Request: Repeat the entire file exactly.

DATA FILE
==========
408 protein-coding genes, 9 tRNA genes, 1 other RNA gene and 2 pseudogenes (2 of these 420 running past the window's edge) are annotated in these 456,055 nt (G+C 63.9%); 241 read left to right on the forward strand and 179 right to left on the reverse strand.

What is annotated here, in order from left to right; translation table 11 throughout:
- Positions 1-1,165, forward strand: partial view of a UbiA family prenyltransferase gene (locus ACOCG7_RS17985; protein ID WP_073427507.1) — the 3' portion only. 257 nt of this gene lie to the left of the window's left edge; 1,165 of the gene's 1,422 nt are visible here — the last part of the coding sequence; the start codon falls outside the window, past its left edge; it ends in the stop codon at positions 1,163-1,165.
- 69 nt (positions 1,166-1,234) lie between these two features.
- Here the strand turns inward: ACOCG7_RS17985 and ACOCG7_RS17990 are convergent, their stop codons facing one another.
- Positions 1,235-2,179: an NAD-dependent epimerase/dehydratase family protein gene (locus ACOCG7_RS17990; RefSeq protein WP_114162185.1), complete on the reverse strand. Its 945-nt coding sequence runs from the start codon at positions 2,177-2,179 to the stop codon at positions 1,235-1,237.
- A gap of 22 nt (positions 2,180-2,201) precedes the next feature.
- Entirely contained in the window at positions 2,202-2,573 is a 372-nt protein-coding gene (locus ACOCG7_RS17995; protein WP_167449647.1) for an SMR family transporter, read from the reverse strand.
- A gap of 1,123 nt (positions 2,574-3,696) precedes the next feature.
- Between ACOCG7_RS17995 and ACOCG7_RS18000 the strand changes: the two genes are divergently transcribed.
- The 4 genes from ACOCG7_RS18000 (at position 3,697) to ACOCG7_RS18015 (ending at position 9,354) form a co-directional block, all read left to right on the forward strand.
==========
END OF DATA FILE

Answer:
408 protein-coding genes, 9 tRNA genes, 1 other RNA gene and 2 pseudogenes (2 of these 420 running past the window's edge) are annotated in these 456,055 nt (G+C 63.9%); 241 read left to right on the forward strand and 179 right to left on the reverse strand.

What is annotated here, in order from left to right; translation table 11 throughout:
- Positions 1-1,165, forward strand: partial view of a UbiA family prenyltransferase gene (locus ACOCG7_RS17985; protein ID WP_073427507.1) — the 3' portion only. 257 nt of this gene lie to the left of the window's left edge; 1,165 of the gene's 1,422 nt are visible here — the last part of the coding sequence; the start codon falls outside the window, past its left edge; it ends in the stop codon at positions 1,163-1,165.
- 69 nt (positions 1,166-1,234) lie between these two features.
- Here the strand turns inward: ACOCG7_RS17985 and ACOCG7_RS17990 are convergent, their stop codons facing one another.
- Positions 1,235-2,179: an NAD-dependent epimerase/dehydratase family protein gene (locus ACOCG7_RS17990; RefSeq protein WP_114162185.1), complete on the reverse strand. Its 945-nt coding sequence runs from the start codon at positions 2,177-2,179 to the stop codon at positions 1,235-1,237.
- A gap of 22 nt (positions 2,180-2,201) precedes the next feature.
- Entirely contained in the window at positions 2,202-2,573 is a 372-nt protein-coding gene (locus ACOCG7_RS17995; protein WP_167449647.1) for an SMR family transporter, read from the reverse strand.
- A gap of 1,123 nt (positions 2,574-3,696) precedes the next feature.
- Between ACOCG7_RS17995 and ACOCG7_RS18000 the strand changes: the two genes are divergently transcribed.
- The 4 genes from ACOCG7_RS18000 (at position 3,697) to ACOCG7_RS18015 (ending at position 9,354) form a co-directional block, all read left to right on the forward strand.